Deep messages

When I read in the newspaper recently that the U.S. Navy had decided to lift its ban on women serving on submarines, I remembered a woman who told me a story about how she communicated with her husband when he was serving aboard a submarine in the 1970s.

Family members were able to send messages to the sailors, she told me, but they could only be eight words long. Since the Navy counted Bible verses as only one word, loved ones on shore filled their messages with them.

“All the wives loved the Song of Songs,” she said. These women would send messages like this: SOS 1:2—and the husband, deep below the surface of the ocean, would look up Song of Songs 1:2 in the Bible. “Let him kiss me with the kisses of his mouth!” he would read, or maybe SOS 4:7: “You are altogether beautiful, my love; there is no flaw in you,” or—in another message to a beloved submerged beneath miles of water— SOS 8:7: “Many waters cannot quench love, neither can floods drown it.”

I love the thought of those women flinging the words of the Song of Songs into the sea like a lifeline. I love the thought of those verses entering the submarine like a secret code. I love the thought of the sailors hunched over their Bibles like devoted scholars, reading for a word addressed to them. I love the way so many prayers could lie coiled and hidden in a single verse: I miss you. God be with you. Please come home. I love that the messages said SOS.

I wonder if a Bible verse still counts as one word for the U.S. Navy, and if, when a woman first begins serving on submarines in 2012, she will have an ardent correspondent on shore searching the holy book for an SOS powerful enough to reach the beloved sailor.

Centuries ago, St. Augustine wrote of how difficult it is to bridge the distance between human beings with words. I know inside myself what I want to say, he wrote in a book on cateche sis. But, he lamented, when I try to put it into words, to communicate what is inside me to someone else, “My words cannot suffice to my heart.” Anyone who has ever reached out to another with language knows what he means. Do our words ever suffice to what is in our hearts?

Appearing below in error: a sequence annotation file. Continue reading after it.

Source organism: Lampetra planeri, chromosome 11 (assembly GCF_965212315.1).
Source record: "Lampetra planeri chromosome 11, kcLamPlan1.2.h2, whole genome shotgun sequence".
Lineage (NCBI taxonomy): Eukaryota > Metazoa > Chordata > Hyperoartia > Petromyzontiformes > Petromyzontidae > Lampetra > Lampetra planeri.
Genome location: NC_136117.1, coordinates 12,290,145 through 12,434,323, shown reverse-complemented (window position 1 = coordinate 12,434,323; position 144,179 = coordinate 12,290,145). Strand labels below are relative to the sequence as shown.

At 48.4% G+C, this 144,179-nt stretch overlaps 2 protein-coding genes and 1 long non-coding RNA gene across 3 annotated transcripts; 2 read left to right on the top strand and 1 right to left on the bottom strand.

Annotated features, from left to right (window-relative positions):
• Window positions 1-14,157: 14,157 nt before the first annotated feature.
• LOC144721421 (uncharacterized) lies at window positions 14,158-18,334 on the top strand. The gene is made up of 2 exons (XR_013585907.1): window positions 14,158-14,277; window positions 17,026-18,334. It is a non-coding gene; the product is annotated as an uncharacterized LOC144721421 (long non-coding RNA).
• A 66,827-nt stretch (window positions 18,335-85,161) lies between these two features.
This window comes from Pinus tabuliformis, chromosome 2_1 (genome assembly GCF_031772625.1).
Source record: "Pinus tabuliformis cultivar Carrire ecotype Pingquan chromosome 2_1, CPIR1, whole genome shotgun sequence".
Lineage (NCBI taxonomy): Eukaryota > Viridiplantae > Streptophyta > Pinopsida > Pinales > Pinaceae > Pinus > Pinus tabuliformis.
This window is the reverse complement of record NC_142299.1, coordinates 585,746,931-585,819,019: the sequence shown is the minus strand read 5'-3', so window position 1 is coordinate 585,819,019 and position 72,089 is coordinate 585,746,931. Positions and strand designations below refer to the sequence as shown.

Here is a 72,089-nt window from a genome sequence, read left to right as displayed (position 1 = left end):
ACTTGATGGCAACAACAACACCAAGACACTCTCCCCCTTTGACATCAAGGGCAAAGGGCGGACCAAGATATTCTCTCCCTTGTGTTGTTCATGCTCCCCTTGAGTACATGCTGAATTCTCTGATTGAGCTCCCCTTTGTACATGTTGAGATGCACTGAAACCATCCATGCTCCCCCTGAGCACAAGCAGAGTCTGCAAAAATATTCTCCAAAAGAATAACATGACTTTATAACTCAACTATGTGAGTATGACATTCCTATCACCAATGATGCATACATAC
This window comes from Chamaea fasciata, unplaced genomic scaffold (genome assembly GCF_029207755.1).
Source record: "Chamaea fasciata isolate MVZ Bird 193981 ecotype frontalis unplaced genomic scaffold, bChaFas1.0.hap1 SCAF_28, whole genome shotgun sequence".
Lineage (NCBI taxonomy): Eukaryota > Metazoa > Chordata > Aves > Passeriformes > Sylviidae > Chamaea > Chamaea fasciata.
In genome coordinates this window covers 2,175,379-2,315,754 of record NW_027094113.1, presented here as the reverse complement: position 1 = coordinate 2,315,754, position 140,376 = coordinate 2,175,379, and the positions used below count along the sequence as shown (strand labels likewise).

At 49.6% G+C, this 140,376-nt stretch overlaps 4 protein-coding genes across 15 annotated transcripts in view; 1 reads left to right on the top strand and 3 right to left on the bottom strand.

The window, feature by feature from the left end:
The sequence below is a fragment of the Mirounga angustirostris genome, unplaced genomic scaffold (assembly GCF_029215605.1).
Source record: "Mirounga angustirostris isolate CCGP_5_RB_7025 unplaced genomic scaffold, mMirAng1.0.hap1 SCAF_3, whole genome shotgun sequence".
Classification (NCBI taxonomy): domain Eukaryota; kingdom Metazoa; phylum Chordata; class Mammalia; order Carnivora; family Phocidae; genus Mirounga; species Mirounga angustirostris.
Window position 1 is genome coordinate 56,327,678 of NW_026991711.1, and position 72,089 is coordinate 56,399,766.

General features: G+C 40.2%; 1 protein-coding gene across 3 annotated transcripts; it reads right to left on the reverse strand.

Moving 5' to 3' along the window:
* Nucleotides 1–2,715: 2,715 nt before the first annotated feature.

This did not stop Augustine from trying to communicate, and it doesn’t stop us from sending out our own SOS messages. We update our Facebook pages, tweet our moods, blog our opinions. We try to bring what is inside to the surface in ground-down language that looks like it might indeed be trying to slip past the defenses of a submarine: r u listening? r u there? This codelike language may not suffice to our hearts. But it is, in its own way, an SOS, a reflection of our desire to connect.

So much of human life is an attempt to reach out from the fragile bridge of language to others, to the future, to God. It is holy work, this searching for the right words to cross the distances between us. This is no doubt what led early 20th- century poet Matthew Arnold to predict that poetry would eventually replace religion now that the “facts” of religion had proven to be defenseless in the face of scientific knowledge. Since religion can no longer do the work for us that it used to do, Arnold wrote, we will have to turn to poetry “to interpret life for us, to console us, to sustain us.”

Arnold’s predictions of the death of religion did not materialize in the way that he imagined. But he was not wrong that our longing for language rich enough to give voice to our fiercest hopes, complex enough to be truly consoling and expressive enough to be received by another is a deeply religious longing.

It is a spiritual discipline to find the right word to set down next to another word in a way that reaches across boundaries and distances. Haunting every word is the presence of the word God spoke to reach out to us. In a culture in which words are flung out not as lifelines but as invective, it is an act of resistance to measure our words against the reconciling work of the Word that gives life and hope.

Language cannot do all the work of love—and thank God for that. If our prayers and our relationships and our hopes depended upon our ability to find words that sufficed to our heart, what would become of us? The distances between us cannot be crossed by words alone, even the ones we find in scripture or in poetry or in our hearts. As the women who sent SOSs to their loved ones in the deep knew, it is our shared, embodied life that gives words their meaning.

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